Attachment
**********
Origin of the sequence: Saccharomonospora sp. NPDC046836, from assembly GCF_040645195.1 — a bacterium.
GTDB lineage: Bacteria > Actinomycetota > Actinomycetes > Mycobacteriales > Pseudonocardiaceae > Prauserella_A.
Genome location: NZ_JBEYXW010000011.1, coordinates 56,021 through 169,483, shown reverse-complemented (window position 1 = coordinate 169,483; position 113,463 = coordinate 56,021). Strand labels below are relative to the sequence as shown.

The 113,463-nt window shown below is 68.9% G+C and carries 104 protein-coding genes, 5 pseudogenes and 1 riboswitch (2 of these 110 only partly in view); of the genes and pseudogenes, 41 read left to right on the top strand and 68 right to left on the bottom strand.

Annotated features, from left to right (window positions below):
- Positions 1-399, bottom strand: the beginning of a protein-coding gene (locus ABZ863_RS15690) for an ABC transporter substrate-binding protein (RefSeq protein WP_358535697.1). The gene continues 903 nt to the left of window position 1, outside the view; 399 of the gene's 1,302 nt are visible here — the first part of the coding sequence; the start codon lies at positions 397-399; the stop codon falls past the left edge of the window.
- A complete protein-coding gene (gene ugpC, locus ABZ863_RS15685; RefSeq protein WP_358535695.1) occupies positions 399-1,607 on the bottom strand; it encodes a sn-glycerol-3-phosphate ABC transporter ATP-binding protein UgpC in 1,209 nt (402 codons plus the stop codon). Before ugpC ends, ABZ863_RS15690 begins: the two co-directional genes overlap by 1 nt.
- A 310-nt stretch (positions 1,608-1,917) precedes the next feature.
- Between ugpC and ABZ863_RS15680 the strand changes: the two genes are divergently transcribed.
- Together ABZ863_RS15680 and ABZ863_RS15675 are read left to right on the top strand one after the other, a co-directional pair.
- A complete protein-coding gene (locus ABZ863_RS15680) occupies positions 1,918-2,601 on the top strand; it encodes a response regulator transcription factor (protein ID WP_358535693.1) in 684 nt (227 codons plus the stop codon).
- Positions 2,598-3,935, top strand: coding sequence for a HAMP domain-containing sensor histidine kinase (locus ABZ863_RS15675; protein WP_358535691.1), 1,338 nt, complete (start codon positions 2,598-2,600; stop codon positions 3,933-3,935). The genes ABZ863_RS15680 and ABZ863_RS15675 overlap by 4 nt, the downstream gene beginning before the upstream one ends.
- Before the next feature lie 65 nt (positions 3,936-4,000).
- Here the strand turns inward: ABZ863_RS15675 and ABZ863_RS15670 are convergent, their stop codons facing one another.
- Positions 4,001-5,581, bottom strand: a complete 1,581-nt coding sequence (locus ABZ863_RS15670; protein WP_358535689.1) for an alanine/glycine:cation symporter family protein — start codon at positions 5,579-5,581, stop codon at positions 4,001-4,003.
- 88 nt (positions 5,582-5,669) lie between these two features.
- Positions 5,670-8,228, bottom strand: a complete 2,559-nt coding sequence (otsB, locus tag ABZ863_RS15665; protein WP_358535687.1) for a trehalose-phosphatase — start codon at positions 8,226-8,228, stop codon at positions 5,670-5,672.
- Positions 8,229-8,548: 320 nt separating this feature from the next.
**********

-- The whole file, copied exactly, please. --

Origin of the sequence: Saccharomonospora sp. NPDC046836, from assembly GCF_040645195.1 — a bacterium.
GTDB lineage: Bacteria > Actinomycetota > Actinomycetes > Mycobacteriales > Pseudonocardiaceae > Prauserella_A.
Genome location: NZ_JBEYXW010000011.1, coordinates 56,021 through 169,483, shown reverse-complemented (window position 1 = coordinate 169,483; position 113,463 = coordinate 56,021). Strand labels below are relative to the sequence as shown.

The 113,463-nt window shown below is 68.9% G+C and carries 104 protein-coding genes, 5 pseudogenes and 1 riboswitch (2 of these 110 only partly in view); of the genes and pseudogenes, 41 read left to right on the top strand and 68 right to left on the bottom strand.

Annotated features, from left to right (window positions below):
- Positions 1-399, bottom strand: the beginning of a protein-coding gene (locus ABZ863_RS15690) for an ABC transporter substrate-binding protein (RefSeq protein WP_358535697.1). The gene continues 903 nt to the left of window position 1, outside the view; 399 of the gene's 1,302 nt are visible here — the first part of the coding sequence; the start codon lies at positions 397-399; the stop codon falls past the left edge of the window.
- A complete protein-coding gene (gene ugpC, locus ABZ863_RS15685; RefSeq protein WP_358535695.1) occupies positions 399-1,607 on the bottom strand; it encodes a sn-glycerol-3-phosphate ABC transporter ATP-binding protein UgpC in 1,209 nt (402 codons plus the stop codon). Before ugpC ends, ABZ863_RS15690 begins: the two co-directional genes overlap by 1 nt.
- A 310-nt stretch (positions 1,608-1,917) precedes the next feature.
- Between ugpC and ABZ863_RS15680 the strand changes: the two genes are divergently transcribed.
- Together ABZ863_RS15680 and ABZ863_RS15675 are read left to right on the top strand one after the other, a co-directional pair.
- A complete protein-coding gene (locus ABZ863_RS15680) occupies positions 1,918-2,601 on the top strand; it encodes a response regulator transcription factor (protein ID WP_358535693.1) in 684 nt (227 codons plus the stop codon).
- Positions 2,598-3,935, top strand: coding sequence for a HAMP domain-containing sensor histidine kinase (locus ABZ863_RS15675; protein WP_358535691.1), 1,338 nt, complete (start codon positions 2,598-2,600; stop codon positions 3,933-3,935). The genes ABZ863_RS15680 and ABZ863_RS15675 overlap by 4 nt, the downstream gene beginning before the upstream one ends.
- Before the next feature lie 65 nt (positions 3,936-4,000).
- Here the strand turns inward: ABZ863_RS15675 and ABZ863_RS15670 are convergent, their stop codons facing one another.
- Positions 4,001-5,581, bottom strand: a complete 1,581-nt coding sequence (locus ABZ863_RS15670; protein WP_358535689.1) for an alanine/glycine:cation symporter family protein — start codon at positions 5,579-5,581, stop codon at positions 4,001-4,003.
- 88 nt (positions 5,582-5,669) lie between these two features.
- Positions 5,670-8,228, bottom strand: a complete 2,559-nt coding sequence (otsB, locus tag ABZ863_RS15665; protein WP_358535687.1) for a trehalose-phosphatase — start codon at positions 8,226-8,228, stop codon at positions 5,670-5,672.
- Positions 8,229-8,548: 320 nt separating this feature from the next.